Mooney’s American idyll ended in 1985, the year cable TV brought national news to the wilds of Montana. Tuned into CNN one night, Mooney saw a report about the first American excavation of a Vietnam War air-crash site in Laos. According to the government, the remains of the entire 13-man crew of an AC-130A Spectre gunship, shot down in 1972, had been found.
Mooney was stunned. He stormed around the room kicking the furniture. “I knew the government was lying,” he says. Hours after the gunship had gone down, intelligence had landed on Mooney’s desk reporting that five of the plane’s crew had bailed out and been captured alive. According to Mooney, an NSA analyst in another office later received confirmation from a different source that the five Americans were indeed in enemy hands.
After a few phone calls to NSA buddies, Mooney found that while he had been enjoying his retirement, the government, beginning in 1977, had reclassified the more than 2,000 MIAs in Laos and Vietnam as “presumed dead,” although just a year earlier hundreds of them had been classified as alive. “I was totally shocked--that’s the only word for it,” recalls Mooney. “You don’t abandon your own guys who are fighting and dying for their country.” He knew there was nothing he could do without breaking his NSA secrecy vows, an unthinkable step.
But his secrets started gnawing at him. He began to suffer severe chest pains. Three stints in the hospital and a heart catheterization revealed a healthy heart. Mooney confided in a friend, a Roman Catholic priest. “Father Jim looked me straight in the eye and said: ‘If you don’t want the cold hand of God’s justice wrapped around your heart, get out and do something about it.’ ”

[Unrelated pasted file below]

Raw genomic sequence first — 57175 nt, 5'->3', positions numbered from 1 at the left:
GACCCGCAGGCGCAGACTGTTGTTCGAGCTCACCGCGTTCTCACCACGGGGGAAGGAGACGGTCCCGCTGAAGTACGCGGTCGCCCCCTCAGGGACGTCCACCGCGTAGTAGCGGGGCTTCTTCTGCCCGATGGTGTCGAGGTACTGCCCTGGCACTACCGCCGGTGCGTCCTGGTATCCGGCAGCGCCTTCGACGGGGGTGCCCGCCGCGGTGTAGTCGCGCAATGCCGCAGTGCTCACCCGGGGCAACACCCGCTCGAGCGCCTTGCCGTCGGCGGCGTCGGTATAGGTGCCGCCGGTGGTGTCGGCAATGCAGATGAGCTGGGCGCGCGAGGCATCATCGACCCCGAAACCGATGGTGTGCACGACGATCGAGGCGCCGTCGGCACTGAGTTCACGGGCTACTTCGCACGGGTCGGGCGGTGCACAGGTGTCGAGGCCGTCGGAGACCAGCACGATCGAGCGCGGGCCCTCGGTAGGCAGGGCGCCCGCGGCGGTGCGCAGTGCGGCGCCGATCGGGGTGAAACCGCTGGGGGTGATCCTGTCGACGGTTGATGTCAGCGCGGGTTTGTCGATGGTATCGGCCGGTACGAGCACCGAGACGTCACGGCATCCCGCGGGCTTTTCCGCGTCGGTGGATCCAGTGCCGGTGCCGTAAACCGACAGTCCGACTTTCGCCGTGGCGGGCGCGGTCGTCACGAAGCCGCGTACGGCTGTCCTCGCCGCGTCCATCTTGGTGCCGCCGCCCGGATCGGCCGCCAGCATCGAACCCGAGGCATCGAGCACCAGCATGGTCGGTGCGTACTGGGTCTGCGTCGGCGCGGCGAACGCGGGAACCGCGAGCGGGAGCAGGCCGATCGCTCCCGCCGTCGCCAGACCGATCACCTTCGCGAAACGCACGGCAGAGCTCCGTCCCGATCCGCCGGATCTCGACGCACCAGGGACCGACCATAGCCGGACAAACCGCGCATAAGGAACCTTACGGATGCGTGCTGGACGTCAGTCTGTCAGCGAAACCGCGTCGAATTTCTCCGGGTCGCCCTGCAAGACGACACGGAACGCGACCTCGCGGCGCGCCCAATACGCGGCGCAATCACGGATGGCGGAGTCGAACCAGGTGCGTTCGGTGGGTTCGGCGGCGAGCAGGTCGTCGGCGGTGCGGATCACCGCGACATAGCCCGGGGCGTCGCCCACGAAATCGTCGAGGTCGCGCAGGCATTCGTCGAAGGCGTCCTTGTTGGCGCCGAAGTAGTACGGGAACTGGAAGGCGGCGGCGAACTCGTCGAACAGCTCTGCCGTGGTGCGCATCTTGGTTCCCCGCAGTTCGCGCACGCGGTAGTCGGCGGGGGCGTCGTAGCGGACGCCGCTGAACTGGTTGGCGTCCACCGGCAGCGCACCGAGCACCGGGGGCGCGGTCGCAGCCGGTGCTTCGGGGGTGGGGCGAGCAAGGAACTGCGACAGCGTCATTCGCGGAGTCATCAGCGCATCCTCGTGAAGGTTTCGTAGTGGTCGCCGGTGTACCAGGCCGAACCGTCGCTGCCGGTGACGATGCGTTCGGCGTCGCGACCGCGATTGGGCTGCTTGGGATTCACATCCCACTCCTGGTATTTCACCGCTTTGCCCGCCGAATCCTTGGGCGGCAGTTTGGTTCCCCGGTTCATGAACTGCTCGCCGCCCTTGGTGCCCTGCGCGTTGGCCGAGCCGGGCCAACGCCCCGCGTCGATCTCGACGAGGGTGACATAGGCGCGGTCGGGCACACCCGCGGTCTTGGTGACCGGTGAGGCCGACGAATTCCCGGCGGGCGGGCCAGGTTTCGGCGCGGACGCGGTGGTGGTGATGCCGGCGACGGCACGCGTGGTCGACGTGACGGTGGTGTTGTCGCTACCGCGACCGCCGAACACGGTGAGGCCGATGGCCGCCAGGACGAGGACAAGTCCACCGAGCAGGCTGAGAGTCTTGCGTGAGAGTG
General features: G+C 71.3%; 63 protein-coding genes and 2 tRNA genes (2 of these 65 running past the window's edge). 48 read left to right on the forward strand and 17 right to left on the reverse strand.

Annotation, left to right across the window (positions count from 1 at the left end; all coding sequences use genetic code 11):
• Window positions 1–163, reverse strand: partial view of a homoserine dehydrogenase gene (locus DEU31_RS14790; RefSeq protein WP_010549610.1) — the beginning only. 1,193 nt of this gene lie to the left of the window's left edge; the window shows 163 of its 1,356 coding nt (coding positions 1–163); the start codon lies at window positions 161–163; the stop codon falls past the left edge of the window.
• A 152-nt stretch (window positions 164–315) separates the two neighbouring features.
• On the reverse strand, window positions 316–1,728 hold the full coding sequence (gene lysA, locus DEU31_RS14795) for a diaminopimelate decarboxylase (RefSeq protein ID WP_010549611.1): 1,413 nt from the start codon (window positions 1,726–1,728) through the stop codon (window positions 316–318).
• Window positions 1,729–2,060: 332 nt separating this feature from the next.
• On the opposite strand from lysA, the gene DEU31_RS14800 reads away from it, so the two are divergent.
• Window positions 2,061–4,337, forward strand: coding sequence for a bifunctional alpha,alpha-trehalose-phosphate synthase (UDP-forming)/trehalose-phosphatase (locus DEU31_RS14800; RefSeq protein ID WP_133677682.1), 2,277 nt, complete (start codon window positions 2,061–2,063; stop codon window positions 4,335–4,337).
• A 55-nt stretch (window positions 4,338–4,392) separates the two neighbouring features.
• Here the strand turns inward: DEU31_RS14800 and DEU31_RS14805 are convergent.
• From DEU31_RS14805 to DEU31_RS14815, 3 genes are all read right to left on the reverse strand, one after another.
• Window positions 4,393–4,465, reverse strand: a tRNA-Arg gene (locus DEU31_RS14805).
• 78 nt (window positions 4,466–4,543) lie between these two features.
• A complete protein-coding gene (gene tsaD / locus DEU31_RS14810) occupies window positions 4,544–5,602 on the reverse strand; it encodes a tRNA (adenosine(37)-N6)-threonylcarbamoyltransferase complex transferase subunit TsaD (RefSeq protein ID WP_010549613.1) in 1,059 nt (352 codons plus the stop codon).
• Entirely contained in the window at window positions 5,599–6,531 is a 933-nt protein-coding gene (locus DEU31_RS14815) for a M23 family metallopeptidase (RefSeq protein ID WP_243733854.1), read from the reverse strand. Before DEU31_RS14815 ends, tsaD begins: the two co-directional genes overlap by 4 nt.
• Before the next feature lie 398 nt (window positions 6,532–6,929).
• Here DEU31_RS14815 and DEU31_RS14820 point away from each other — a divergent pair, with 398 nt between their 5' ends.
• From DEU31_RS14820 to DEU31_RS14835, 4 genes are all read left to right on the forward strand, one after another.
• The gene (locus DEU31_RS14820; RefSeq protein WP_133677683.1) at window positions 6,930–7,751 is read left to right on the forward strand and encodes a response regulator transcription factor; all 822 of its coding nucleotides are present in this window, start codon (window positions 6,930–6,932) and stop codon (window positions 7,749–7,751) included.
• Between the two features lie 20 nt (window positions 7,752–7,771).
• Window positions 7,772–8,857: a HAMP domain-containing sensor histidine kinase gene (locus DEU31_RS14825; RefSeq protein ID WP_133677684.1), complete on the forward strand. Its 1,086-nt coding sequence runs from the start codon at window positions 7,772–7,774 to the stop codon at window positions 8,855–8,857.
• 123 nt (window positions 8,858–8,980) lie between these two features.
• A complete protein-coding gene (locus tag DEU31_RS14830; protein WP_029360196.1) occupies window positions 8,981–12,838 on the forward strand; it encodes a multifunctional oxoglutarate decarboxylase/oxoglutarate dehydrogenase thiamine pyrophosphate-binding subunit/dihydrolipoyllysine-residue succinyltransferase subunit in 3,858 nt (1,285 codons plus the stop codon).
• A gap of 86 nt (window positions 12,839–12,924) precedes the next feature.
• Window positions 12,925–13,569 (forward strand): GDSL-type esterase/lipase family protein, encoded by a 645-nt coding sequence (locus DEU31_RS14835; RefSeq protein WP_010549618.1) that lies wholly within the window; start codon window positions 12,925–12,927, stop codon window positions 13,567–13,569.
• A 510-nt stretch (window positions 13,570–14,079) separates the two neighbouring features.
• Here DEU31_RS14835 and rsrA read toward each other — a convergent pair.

In January, 1987, Mooney went public in “We Can Keep You Forever: The Story of the MIAs,” a television documentary produced by Ted Landreth and me in association with BBC Documentaries. In the few minutes of television time allotted to him, Mooney told his tale of POWs left for dead and men he had listed as “Moscow Bound.” Then he waited for the story to break wide open. Instead, it died amid blanket government denials.
Mooney decided that the next time around he would tell everything he knew, secrecy and prosecution be damned. He began to prepare himself by ransacking his memory for each bit of MIA data he could recall, eventually piling up 400 pages of fact, analysis and theory, complete with his own rough sketches of the position of anti-aircraft batteries and maps revealing the extent of U.S. airborne intelligence-gathering operations. According to Mooney, during the early 1970s, the United States was flying its most sophisticated intelligence planes over Southeast Asia--U-2s and specially equipped C-130s over Laos and EC-135s over the Gulf of Tonkin --16 hours a day, seven days a week. “For the government to say ‘we have no evidence’ about POWs and MIAs is absurd,” Mooney says.
Mooney challenged the government to prosecute him not only by divulging his secrets but also by swearing out and signing affidavits on specific MIA cases and sending them to mostly unresponsive U.S. senators. At the urging of then-Congressman Robert Smith, Mooney even wrote to the DIA requesting a closed-session meeting. The letter was returned unopened and stamped “N.G.B."--Not Government Business.
Mooney had been one of the NSA’s prized performers; now he was a Washington pariah. He began to wonder if anyone else privy to similar intelligence data would ever join him out on his limb.